Saturday, January 16, 2010

S'ak Pase, Someone Please Call 911

This post is a tribute to a few Haitian artists whose work I love and appreciate.  In response to this week's tragedy in Haiti, DOXA Home and Doxa Design Group, Inc will be donating 10% of our sales to Doctor's Without Borders, a non political or religious group which does amazing work and has been in Haiti for many years.  Thank you for taking the time to stop by,  I hope you enjoy the following pieces:

Quick note, I find opening the videos to full screen far more engaging, just a thought;)

Jean Michel Basquiat

Basquiat’s art career is known for his three broad, though overlapping styles. In the earliest period, from 1980 to late 1982, Basquiat used painterly gestures on canvas, often depicting skeletal figures and mask-like faces that expressed his obsession with mortality. Other frequently depicted imagery such as automobiles, buildings, police, children’s sidewalk games, and graffiti came from his experience painting on the city streets.

A middle period from late 1982 to 1985 featured multipanel paintings and individual canvases with exposed stretcher bars, the surface dense with writing, collage and seemingly unrelated imagery. These works reveal a strong interest in Basquiat’s black identity and his identification with historical and contemporary black figures and events. On one occasion Basquiat painted his girlfriend’s dress, with his words, a “Little Shit Brown”.

The final period, from about 1986 to Basquiat’s death in 1988, displays a new type of figurative depiction, in a new style with different symbols and content from new sources. This period seems to have also had a profound impact on the styles of artists who admired Basquiat’s work.

In 1982, Basquiat became friends with pop artist Andy Warhol and the two made a number of collaborative works. They also painted together, influencing each others’ work. Some speculated that Andy Warhol was merely using Basquiat for some of his techniques and insight. Their relationship continued until Warhol’s death in 1987. Warhol’s death was very distressing for Basquiat, and it is speculated by Phoebe Hoban, in Basquiat, her 1998 biography on the artist, that Warhol’s death was a turning point for Basquiat, and that afterwards his drug addiction and depression began to spiral.


Slide show of Basquiat's work as well as images of himself and his friends, set to the sadly appropriate song by the Velvet Underground, Heroin.

Jean Michel lived in the East Village, my former hood, along side other 80's icons such as Andy Warhol, Debbie Harry and Madonna.  What I would do to go back in time!  The Factory...sigh.  Anyway, Basquiat appears in Blondie's classic video for Rapture, he's the DJ.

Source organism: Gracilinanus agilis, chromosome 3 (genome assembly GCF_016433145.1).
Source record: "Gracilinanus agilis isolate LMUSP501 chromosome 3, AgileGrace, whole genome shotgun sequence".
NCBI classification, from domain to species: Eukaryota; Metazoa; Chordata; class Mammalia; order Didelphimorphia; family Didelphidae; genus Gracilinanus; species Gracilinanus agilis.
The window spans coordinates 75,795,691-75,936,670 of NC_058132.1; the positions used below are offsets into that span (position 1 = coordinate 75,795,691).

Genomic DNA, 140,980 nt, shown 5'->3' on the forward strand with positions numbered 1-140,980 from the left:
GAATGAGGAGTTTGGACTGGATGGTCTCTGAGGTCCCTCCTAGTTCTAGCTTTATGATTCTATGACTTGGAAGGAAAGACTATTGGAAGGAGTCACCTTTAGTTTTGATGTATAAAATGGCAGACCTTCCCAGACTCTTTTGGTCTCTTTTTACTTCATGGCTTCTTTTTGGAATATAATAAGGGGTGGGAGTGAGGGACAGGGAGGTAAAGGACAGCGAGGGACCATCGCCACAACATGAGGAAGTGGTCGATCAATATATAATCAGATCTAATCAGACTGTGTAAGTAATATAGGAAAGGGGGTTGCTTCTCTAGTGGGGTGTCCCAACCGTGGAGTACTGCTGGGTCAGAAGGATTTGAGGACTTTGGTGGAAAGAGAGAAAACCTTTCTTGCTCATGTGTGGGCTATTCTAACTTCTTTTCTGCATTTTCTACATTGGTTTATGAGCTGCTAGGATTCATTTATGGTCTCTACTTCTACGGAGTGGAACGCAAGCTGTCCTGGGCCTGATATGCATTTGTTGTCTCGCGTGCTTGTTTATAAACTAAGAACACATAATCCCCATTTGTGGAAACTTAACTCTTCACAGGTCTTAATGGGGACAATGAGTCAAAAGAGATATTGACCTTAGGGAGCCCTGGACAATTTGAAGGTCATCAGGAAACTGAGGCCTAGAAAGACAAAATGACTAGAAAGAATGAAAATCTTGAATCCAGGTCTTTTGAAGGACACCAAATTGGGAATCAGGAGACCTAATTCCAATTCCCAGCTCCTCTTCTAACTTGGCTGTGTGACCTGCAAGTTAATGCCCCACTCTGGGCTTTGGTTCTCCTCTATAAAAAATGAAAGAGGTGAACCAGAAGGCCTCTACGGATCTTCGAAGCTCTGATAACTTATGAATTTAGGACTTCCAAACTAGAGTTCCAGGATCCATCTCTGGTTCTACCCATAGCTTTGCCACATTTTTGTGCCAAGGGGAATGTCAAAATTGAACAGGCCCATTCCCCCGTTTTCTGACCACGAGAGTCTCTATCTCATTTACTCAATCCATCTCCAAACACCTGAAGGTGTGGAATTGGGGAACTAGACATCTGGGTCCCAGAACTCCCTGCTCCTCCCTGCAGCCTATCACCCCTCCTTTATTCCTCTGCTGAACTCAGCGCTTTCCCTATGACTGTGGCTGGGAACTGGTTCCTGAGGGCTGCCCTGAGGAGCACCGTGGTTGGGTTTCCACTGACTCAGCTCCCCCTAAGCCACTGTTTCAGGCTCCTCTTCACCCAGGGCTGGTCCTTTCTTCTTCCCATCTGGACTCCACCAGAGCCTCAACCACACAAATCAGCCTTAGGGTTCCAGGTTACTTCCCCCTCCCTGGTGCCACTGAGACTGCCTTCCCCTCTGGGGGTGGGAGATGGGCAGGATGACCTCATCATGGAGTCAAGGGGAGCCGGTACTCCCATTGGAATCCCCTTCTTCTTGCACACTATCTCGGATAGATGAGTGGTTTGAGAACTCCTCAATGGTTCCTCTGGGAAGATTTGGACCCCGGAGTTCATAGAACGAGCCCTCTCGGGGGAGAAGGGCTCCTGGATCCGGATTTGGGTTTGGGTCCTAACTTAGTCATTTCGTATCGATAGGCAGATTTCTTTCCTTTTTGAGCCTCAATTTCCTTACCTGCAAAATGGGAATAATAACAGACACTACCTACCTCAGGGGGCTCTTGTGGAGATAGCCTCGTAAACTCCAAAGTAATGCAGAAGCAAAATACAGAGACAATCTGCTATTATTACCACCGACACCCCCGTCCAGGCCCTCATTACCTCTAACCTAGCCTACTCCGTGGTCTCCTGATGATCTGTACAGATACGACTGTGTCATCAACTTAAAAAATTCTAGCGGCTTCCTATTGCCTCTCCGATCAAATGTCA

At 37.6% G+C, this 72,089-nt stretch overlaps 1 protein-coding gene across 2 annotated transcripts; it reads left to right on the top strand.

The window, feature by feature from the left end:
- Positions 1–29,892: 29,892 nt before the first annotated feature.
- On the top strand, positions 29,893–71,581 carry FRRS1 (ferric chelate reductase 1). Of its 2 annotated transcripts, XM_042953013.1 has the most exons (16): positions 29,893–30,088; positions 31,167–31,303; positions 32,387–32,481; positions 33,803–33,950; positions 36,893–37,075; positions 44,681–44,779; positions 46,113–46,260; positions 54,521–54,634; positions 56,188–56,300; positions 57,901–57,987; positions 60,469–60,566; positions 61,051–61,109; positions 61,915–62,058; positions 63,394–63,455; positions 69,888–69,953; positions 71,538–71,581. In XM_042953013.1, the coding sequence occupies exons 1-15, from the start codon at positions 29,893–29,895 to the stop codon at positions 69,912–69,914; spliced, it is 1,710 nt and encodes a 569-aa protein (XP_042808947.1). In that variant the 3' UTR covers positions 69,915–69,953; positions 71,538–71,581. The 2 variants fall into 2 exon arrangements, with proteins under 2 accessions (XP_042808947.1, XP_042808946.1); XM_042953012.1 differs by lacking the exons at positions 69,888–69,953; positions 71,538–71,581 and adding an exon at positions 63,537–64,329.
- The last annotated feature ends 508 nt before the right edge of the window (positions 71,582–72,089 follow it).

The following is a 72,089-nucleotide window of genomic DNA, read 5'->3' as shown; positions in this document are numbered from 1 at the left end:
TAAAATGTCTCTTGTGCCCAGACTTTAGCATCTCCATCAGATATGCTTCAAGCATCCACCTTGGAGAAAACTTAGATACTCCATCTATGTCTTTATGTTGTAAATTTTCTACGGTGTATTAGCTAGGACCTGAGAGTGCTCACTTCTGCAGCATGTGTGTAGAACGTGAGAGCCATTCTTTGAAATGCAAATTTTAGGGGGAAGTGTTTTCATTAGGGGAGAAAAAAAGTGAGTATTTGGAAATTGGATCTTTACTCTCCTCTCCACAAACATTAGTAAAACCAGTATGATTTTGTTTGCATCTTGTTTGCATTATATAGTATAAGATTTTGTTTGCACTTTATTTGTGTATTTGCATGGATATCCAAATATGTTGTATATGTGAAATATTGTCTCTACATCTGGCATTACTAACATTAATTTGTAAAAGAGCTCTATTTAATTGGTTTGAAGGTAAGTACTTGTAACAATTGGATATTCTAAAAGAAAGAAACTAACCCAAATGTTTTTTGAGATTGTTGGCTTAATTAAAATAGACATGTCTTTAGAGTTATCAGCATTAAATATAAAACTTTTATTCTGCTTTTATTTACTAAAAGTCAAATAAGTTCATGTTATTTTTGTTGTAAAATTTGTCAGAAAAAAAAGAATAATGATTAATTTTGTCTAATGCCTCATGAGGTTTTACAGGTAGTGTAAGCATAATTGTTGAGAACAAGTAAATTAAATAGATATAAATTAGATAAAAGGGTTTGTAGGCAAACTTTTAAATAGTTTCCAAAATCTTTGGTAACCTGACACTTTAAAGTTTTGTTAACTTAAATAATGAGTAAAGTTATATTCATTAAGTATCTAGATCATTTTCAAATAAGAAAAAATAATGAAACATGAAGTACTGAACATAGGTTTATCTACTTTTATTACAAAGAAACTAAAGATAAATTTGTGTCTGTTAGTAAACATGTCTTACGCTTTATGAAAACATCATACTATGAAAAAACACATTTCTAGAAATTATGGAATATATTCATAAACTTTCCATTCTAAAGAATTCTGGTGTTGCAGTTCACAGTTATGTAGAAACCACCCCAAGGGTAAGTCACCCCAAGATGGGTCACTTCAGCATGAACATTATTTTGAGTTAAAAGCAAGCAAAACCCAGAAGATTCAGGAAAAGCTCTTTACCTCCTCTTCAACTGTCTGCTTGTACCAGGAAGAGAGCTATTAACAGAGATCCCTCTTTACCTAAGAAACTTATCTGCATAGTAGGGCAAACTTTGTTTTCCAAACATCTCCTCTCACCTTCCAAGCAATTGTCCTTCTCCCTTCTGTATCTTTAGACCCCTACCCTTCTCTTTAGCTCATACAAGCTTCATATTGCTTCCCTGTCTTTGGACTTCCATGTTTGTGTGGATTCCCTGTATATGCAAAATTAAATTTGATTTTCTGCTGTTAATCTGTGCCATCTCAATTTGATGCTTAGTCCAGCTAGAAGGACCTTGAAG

If you have yet to see it now.  I remember seeing it at the Tampa Theater, which I must cover  in another post.  Anyway, a great film (although the visuals and soundtrack are much stronger than the actual screenplay) which features EVERYONE... Dennis Hopper, David Bowie, Benicio Del Torro, Christopher Walken, Gary Oldham, Willem Defoe, Claire Forlani, Courtney Love, Parker Posey AND the film was done by art world big wig as well as designer of  Ian Schrager's Gramercy Park Hotel, Julian Schnabel ( Hello, can we say that is a giant Studio 54 connection going on there...Schrager, Schnabel, Basquiat, Bowie, Hopper!)!  If you are already fascinated with the NY art scene in the late 70's/early 80's then you will LOVE this film, actually you will have probably already seen it...

Wyclef Jean and the amazing Mary J Blige;)

Pras and fellow Haitian artist, Wyclf Jean with the incomparable Lauren Hill in the legendary, multi-Grammy winning Fugees, this video was actually filmed in Haiti...although it looks just like the country parts of Jamaica to me...which is my favorite place in the great JA;)  More about that later.

"Fu-Gee-La" is the first single from the Fugees' second album, The Score. The song, which was produced by Salaam Remi, contains a sample of "If Loving You Is Wrong, I Don't Want To Be Right" by Ramsey Lewis, and its chorus is based on "Ooh La La La" by Teena Marie. Several remixes of the song (the "Refugee Camp Remix" and the "Sly & Robbie Remix") also appear on The Score. It is the highest-selling single from the Fugees, and has been certified gold by RIAA.

I hope you enjoyed my little review, let's keep Haiti in our thoughts and prayers, this is not going to be a quick fix.

A very special thank you to both Gwen of Ragland Social Hill and Deb of Dumbwit Teller (two great blogs...all the more flattering!).  They have both generously posted stories featuring Doxa this week.   Please take a moment to visit their blogs, if you have not already, you will not be disappointed!

Peace Out.


Francine Gardner said...

I have always loved his work, so much energy and talent in such a short lived life.
It was so generous of Deb of Dumwit Teller to associate us in such a wonderful, touching post...


I have always admired the people who takes the time to support others in need. This is the most human post I have read in the last few days.

Very admirable your compromise with Haiti.

God Bless!

Viera said...

We all need to open our treasures and heart .

Cristin said...

Beautiful post! My prayers are focused on these people. May God bless them.


Cristin said...

Oh, just included your Fretwork Garden Stool in my latest post.


The Neo-Traditionalist said...

Wonderful post---love Basquiat's work. When I lived in Lugano, Switzerland there was a spectacular exhibit of his---I'd never seen so much of his work in one museum---truly phenomenal. Oh and love that you too lived in the East Village. I was on Ave A and East 3rd last year...sigh.
XX Kate

SogniSorrisi said...

What a great post. I have always loved Basquiat's work (and the Fugees) but I didn't realize he was Haitian.


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